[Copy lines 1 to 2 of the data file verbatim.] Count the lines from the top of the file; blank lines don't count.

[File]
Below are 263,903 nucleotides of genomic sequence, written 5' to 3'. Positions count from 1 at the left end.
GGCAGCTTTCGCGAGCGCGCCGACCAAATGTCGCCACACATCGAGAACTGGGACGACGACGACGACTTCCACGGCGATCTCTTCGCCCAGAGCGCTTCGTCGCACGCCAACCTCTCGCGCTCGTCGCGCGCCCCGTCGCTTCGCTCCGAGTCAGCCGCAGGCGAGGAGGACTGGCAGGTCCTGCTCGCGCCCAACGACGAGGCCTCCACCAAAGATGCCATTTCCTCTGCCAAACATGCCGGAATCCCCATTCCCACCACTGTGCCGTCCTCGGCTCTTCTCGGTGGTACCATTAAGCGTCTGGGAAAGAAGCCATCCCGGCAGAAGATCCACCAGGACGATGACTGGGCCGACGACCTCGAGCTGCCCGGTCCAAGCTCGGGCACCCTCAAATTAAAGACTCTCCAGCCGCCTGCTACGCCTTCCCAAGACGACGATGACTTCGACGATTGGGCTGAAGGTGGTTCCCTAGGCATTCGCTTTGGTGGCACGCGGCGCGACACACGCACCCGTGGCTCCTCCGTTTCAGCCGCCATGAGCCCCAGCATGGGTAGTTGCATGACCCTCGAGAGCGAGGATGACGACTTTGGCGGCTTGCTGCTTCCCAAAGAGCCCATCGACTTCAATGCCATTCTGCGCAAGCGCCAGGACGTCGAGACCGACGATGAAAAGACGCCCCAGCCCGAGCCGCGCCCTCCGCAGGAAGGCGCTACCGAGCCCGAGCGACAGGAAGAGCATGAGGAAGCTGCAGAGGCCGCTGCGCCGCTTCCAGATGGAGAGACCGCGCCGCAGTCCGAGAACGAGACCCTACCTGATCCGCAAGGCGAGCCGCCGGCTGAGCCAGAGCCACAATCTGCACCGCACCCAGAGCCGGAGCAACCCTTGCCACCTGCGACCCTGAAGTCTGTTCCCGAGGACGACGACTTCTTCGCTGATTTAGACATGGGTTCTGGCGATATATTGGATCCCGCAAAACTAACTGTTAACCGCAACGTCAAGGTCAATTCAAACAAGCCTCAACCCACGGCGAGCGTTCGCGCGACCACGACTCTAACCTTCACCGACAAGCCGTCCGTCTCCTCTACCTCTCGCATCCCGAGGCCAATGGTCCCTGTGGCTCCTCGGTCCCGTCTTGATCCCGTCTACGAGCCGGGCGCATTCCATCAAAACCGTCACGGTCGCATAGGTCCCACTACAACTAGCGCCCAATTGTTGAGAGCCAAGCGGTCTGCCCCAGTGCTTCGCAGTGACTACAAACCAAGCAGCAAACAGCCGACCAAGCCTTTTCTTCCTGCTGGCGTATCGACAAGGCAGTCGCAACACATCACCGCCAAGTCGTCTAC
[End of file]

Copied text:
Below are 263,903 nucleotides of genomic sequence, written 5' to 3'. Positions count from 1 at the left end.
GGCAGCTTTCGCGAGCGCGCCGACCAAATGTCGCCACACATCGAGAACTGGGACGACGACGACGACTTCCACGGCGATCTCTTCGCCCAGAGCGCTTCGTCGCACGCCAACCTCTCGCGCTCGTCGCGCGCCCCGTCGCTTCGCTCCGAGTCAGCCGCAGGCGAGGAGGACTGGCAGGTCCTGCTCGCGCCCAACGACGAGGCCTCCACCAAAGATGCCATTTCCTCTGCCAAACATGCCGGAATCCCCATTCCCACCACTGTGCCGTCCTCGGCTCTTCTCGGTGGTACCATTAAGCGTCTGGGAAAGAAGCCATCCCGGCAGAAGATCCACCAGGACGATGACTGGGCCGACGACCTCGAGCTGCCCGGTCCAAGCTCGGGCACCCTCAAATTAAAGACTCTCCAGCCGCCTGCTACGCCTTCCCAAGACGACGATGACTTCGACGATTGGGCTGAAGGTGGTTCCCTAGGCATTCGCTTTGGTGGCACGCGGCGCGACACACGCACCCGTGGCTCCTCCGTTTCAGCCGCCATGAGCCCCAGCATGGGTAGTTGCATGACCCTCGAGAGCGAGGATGACGACTTTGGCGGCTTGCTGCTTCCCAAAGAGCCCATCGACTTCAATGCCATTCTGCGCAAGCGCCAGGACGTCGAGACCGACGATGAAAAGACGCCCCAGCCCGAGCCGCGCCCTCCGCAGGAAGGCGCTACCGAGCCCGAGCGACAGGAAGAGCATGAGGAAGCTGCAGAGGCCGCTGCGCCGCTTCCAGATGGAGAGACCGCGCCGCAGTCCGAGAACGAGACCCTACCTGATCCGCAAGGCGAGCCGCCGGCTGAGCCAGAGCCACAATCTGCACCGCACCCAGAGCCGGAGCAACCCTTGCCACCTGCGACCCTGAAGTCTGTTCCCGAGGACGACGACTTCTTCGCTGATTTAGACATGGGTTCTGGCGATATATTGGATCCCGCAAAACTAACTGTTAACCGCAACGTCAAGGTCAATTCAAACAAGCCTCAACCCACGGCGAGCGTTCGCGCGACCACGACTCTAACCTTCACCGACAAGCCGTCCGTCTCCTCTACCTCTCGCATCCCGAGGCCAATGGTCCCTGTGGCTCCTCGGTCCCGTCTTGATCCCGTCTACGAGCCGGGCGCATTCCATCAAAACCGTCACGGTCGCATAGGTCCCACTACAACTAGCGCCCAATTGTTGAGAGCCAAGCGGTCTGCCCCAGTGCTTCGCAGTGACTACAAACCAAGCAGCAAACAGCCGACCAAGCCTTTTCTTCCTGCTGGCGTATCGACAAGGCAGTCGCAACACATCACCGCCAAGTCGTCTAC